Full Review with Chris McDowell
A note from Geoff…
Here are a couple of photos showing Chris’s completed Mirage – love it! There’s just something about that iconic Dassault delta shape that’s always attracted me, although, oddly, I haven’t build one since I was very young! Having seen Chris’s completed build, I’m looking for one as we speak!
Over to you Chris…
This is the latest boxing of Dassault’s Mirage from Honk Kong manufacturer Kinetic, and this time around, they have focused on the South American themed versions of the classic single-seat tactical fighter-bomber.
The previous releases of Kinetic’s Mirage have all been met with relatively good reviews and this latest offering so far has been no different. The box contains over 270 parts on 12 light grey sprues, one clear sprue containing 15 beautifully clear parts, rather disappointing black and white instructions laid out unusually in a landscape format, and a comprehensive decal sheet printed by Cartograf. The sprues appear to be well moulded with a lot of very fine detail, and the parts seem to be broken up in such a way as to offer Kinetic the opportunity to re-box several variants of the Mirage from the same moulds. This can be a good thing if they have engineered the kit well, but can offer a lot of extra work for the modeller when dealing with inserts if they do not fit well.
There are five different marking options to choose from, giving you a good variety of finishes. There is a painted aluminium version, a medium blue grey version (both were based in Brazil), and three camouflaged versions with the last two featuring in the Falklands war. Take note now though, that whatever version you pick, you are going to have to stick with. Not only do they obviously use different decals and have different coloured paint finishes, but there are several differences to the build itself depending on your choice. This would have to be my first small complaint about the release. As usual, I make sure to look through the instructions several times to familiarise myself with the build sequence, and to start taking note of the different parts used for the different variants.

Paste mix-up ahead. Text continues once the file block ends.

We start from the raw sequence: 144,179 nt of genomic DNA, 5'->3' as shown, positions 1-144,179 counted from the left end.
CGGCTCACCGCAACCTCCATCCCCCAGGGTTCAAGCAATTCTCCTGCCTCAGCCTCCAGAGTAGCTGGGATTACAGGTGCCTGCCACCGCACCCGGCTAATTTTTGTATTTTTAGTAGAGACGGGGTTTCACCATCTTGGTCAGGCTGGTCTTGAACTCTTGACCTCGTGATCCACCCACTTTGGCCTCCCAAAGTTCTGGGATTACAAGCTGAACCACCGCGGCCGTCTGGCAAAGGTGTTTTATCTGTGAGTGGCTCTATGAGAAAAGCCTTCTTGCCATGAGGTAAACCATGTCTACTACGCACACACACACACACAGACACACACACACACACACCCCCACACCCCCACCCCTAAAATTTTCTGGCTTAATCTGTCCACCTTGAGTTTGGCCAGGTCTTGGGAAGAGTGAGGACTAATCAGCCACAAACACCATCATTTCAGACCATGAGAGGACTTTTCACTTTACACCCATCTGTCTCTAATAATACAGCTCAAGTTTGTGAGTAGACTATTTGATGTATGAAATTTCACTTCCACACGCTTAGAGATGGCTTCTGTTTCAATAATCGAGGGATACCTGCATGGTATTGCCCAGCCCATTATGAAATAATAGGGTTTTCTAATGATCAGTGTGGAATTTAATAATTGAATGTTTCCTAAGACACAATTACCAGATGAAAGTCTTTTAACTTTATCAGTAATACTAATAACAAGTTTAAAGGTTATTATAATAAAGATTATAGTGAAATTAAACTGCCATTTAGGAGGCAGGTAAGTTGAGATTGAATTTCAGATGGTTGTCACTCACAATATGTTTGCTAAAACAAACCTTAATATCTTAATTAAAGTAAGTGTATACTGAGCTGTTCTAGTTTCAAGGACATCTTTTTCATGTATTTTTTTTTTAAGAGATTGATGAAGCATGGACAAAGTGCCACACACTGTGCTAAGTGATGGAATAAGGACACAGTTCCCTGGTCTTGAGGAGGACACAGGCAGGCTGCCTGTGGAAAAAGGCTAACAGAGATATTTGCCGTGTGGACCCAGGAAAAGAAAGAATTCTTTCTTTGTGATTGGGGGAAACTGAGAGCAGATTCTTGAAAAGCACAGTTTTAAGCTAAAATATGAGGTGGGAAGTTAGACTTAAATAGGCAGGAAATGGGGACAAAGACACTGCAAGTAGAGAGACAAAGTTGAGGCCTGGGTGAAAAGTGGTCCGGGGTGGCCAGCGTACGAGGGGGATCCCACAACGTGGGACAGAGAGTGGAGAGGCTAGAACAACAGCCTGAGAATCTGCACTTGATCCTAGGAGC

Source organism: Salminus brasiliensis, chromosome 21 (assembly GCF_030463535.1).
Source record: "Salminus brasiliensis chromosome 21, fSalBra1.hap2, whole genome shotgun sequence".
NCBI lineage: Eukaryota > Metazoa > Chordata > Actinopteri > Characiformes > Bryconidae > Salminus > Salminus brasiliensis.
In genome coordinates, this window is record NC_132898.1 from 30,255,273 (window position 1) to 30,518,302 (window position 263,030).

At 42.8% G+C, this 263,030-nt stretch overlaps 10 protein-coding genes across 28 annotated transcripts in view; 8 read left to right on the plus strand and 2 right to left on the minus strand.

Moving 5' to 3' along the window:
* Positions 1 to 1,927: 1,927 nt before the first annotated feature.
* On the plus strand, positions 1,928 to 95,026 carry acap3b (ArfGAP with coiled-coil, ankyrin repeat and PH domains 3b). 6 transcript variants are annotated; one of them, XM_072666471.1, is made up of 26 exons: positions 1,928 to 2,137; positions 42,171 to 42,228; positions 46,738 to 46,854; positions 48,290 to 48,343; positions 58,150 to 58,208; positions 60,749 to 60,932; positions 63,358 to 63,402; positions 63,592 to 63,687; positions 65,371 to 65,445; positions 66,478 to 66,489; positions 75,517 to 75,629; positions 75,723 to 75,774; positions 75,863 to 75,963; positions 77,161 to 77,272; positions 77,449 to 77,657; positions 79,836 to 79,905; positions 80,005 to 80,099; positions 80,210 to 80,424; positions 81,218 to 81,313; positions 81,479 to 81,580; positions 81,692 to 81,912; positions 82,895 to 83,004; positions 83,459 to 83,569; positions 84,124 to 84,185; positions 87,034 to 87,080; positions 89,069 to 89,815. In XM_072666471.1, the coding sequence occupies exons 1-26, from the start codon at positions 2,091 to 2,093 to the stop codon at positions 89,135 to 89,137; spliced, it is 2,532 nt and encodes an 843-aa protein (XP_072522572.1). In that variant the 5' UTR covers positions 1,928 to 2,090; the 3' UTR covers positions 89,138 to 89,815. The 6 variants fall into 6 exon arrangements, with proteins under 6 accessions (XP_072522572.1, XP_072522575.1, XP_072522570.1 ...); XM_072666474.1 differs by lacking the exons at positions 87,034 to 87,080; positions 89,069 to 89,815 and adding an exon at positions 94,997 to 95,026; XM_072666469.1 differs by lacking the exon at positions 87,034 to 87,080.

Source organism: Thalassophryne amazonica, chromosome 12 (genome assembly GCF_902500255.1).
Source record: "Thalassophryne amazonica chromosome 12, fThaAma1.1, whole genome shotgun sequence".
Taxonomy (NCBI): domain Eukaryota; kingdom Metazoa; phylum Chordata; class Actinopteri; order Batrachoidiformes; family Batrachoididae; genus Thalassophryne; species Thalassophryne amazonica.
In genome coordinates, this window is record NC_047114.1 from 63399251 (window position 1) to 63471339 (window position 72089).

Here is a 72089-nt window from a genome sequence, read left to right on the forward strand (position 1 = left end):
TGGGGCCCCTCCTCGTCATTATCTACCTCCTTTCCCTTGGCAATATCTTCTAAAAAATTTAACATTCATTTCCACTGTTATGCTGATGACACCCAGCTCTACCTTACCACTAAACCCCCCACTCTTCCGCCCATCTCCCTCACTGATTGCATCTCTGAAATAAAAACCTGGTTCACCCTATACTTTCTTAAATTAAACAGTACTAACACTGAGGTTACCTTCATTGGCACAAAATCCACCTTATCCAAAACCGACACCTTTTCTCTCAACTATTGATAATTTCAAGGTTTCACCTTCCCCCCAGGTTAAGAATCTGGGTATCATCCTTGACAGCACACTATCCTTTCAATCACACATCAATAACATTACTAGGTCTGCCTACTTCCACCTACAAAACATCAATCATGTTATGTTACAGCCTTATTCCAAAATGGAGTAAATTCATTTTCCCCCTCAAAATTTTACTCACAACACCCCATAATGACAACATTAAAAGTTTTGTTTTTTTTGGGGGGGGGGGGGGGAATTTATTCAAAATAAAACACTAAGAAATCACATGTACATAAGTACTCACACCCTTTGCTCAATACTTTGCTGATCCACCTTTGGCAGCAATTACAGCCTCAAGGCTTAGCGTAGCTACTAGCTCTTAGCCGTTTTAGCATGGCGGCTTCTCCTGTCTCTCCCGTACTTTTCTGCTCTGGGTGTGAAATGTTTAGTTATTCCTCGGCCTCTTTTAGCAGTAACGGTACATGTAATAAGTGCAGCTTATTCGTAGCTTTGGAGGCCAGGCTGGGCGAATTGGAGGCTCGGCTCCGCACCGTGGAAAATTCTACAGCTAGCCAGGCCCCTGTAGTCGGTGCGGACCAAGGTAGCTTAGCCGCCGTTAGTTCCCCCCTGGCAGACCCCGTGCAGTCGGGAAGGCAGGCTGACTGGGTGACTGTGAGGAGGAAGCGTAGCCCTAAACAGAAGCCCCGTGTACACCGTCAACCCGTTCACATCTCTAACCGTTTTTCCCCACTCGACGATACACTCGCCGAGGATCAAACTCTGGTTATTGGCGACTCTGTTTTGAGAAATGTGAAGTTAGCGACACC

Kinetic have not made their build process and instructions fool proof to ensure you use the correct parts. It does not take too long to figure it out, but you are required to work some of it out yourself by checking your own references and comparing the build diagram with the drawing of the finished aircraft at the back of the instructions. It is certainly not a big deal, but if you are used to Tamiya’s or Eduard’s very clear instructions, then I would definitely take the time to study the modifications required and the different parts needed before removing anything from the sprues.